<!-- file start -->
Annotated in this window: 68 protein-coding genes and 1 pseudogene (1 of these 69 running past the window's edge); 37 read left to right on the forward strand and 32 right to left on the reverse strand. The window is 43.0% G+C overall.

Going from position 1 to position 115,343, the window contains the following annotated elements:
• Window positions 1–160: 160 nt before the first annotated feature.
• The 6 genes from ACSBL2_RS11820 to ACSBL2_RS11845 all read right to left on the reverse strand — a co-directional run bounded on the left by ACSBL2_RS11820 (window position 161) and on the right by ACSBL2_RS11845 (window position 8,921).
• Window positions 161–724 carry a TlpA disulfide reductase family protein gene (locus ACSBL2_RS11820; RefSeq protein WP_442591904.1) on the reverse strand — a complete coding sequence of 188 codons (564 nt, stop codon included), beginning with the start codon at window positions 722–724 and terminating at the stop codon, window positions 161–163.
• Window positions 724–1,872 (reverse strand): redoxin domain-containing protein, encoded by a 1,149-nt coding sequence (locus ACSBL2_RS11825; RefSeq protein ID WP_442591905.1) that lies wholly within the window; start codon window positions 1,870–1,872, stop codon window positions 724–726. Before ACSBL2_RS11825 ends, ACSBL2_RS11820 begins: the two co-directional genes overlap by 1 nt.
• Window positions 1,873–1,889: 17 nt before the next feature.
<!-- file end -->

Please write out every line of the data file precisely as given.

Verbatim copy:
Annotated in this window: 68 protein-coding genes and 1 pseudogene (1 of these 69 running past the window's edge); 37 read left to right on the forward strand and 32 right to left on the reverse strand. The window is 43.0% G+C overall.

Going from position 1 to position 115,343, the window contains the following annotated elements:
• Window positions 1–160: 160 nt before the first annotated feature.
• The 6 genes from ACSBL2_RS11820 to ACSBL2_RS11845 all read right to left on the reverse strand — a co-directional run bounded on the left by ACSBL2_RS11820 (window position 161) and on the right by ACSBL2_RS11845 (window position 8,921).
• Window positions 161–724 carry a TlpA disulfide reductase family protein gene (locus ACSBL2_RS11820; RefSeq protein WP_442591904.1) on the reverse strand — a complete coding sequence of 188 codons (564 nt, stop codon included), beginning with the start codon at window positions 722–724 and terminating at the stop codon, window positions 161–163.
• Window positions 724–1,872 (reverse strand): redoxin domain-containing protein, encoded by a 1,149-nt coding sequence (locus ACSBL2_RS11825; RefSeq protein ID WP_442591905.1) that lies wholly within the window; start codon window positions 1,870–1,872, stop codon window positions 724–726. Before ACSBL2_RS11825 ends, ACSBL2_RS11820 begins: the two co-directional genes overlap by 1 nt.
• Window positions 1,873–1,889: 17 nt before the next feature.